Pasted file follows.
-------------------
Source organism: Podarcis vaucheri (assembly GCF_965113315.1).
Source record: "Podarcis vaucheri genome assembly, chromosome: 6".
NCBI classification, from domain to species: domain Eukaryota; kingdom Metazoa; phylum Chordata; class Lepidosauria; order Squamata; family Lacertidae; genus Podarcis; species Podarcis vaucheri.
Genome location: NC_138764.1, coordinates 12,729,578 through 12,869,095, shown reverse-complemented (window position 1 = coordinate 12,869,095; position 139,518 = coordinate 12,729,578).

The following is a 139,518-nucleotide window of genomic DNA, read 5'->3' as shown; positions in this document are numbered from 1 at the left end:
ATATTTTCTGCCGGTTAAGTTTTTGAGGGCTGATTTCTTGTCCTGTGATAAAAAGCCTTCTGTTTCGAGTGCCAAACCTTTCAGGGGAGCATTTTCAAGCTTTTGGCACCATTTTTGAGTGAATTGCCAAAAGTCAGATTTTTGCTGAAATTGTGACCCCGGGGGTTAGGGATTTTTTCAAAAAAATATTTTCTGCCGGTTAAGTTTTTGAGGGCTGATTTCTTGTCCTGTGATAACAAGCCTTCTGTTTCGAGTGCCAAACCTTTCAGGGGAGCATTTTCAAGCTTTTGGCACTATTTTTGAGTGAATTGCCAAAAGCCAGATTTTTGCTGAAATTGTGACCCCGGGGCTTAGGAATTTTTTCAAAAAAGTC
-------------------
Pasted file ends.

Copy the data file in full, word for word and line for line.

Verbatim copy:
Source organism: Podarcis vaucheri (assembly GCF_965113315.1).
Source record: "Podarcis vaucheri genome assembly, chromosome: 6".
NCBI classification, from domain to species: domain Eukaryota; kingdom Metazoa; phylum Chordata; class Lepidosauria; order Squamata; family Lacertidae; genus Podarcis; species Podarcis vaucheri.
Genome location: NC_138764.1, coordinates 12,729,578 through 12,869,095, shown reverse-complemented (window position 1 = coordinate 12,869,095; position 139,518 = coordinate 12,729,578).

The following is a 139,518-nucleotide window of genomic DNA, read 5'->3' as shown; positions in this document are numbered from 1 at the left end:
ATATTTTCTGCCGGTTAAGTTTTTGAGGGCTGATTTCTTGTCCTGTGATAAAAAGCCTTCTGTTTCGAGTGCCAAACCTTTCAGGGGAGCATTTTCAAGCTTTTGGCACCATTTTTGAGTGAATTGCCAAAAGTCAGATTTTTGCTGAAATTGTGACCCCGGGGGTTAGGGATTTTTTCAAAAAAATATTTTCTGCCGGTTAAGTTTTTGAGGGCTGATTTCTTGTCCTGTGATAACAAGCCTTCTGTTTCGAGTGCCAAACCTTTCAGGGGAGCATTTTCAAGCTTTTGGCACTATTTTTGAGTGAATTGCCAAAAGCCAGATTTTTGCTGAAATTGTGACCCCGGGGCTTAGGAATTTTTTCAAAAAAGTC